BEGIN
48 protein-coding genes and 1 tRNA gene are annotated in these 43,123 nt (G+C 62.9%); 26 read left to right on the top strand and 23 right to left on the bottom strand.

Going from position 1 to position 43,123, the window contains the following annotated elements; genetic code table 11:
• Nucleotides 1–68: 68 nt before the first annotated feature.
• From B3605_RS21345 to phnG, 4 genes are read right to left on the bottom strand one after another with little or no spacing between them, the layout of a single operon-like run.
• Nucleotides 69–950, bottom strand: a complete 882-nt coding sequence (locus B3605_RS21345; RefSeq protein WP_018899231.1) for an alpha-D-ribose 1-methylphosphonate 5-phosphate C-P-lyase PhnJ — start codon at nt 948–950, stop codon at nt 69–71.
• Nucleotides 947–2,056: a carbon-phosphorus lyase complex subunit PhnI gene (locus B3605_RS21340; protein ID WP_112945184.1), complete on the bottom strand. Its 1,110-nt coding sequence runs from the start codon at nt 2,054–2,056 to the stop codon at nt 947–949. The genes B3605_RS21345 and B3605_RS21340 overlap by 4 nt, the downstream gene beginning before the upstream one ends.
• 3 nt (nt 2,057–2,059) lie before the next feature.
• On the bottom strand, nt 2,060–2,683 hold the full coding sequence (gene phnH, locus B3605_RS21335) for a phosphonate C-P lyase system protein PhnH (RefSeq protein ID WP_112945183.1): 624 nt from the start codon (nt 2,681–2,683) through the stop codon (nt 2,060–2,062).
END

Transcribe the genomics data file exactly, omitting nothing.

48 protein-coding genes and 1 tRNA gene are annotated in these 43,123 nt (G+C 62.9%); 26 read left to right on the top strand and 23 right to left on the bottom strand.

Going from position 1 to position 43,123, the window contains the following annotated elements; genetic code table 11:
• Nucleotides 1–68: 68 nt before the first annotated feature.
• From B3605_RS21345 to phnG, 4 genes are read right to left on the bottom strand one after another with little or no spacing between them, the layout of a single operon-like run.
• Nucleotides 69–950, bottom strand: a complete 882-nt coding sequence (locus B3605_RS21345; RefSeq protein WP_018899231.1) for an alpha-D-ribose 1-methylphosphonate 5-phosphate C-P-lyase PhnJ — start codon at nt 948–950, stop codon at nt 69–71.
• Nucleotides 947–2,056: a carbon-phosphorus lyase complex subunit PhnI gene (locus B3605_RS21340; protein ID WP_112945184.1), complete on the bottom strand. Its 1,110-nt coding sequence runs from the start codon at nt 2,054–2,056 to the stop codon at nt 947–949. The genes B3605_RS21345 and B3605_RS21340 overlap by 4 nt, the downstream gene beginning before the upstream one ends.
• 3 nt (nt 2,057–2,059) lie before the next feature.
• On the bottom strand, nt 2,060–2,683 hold the full coding sequence (gene phnH, locus B3605_RS21335) for a phosphonate C-P lyase system protein PhnH (RefSeq protein ID WP_112945183.1): 624 nt from the start codon (nt 2,681–2,683) through the stop codon (nt 2,060–2,062).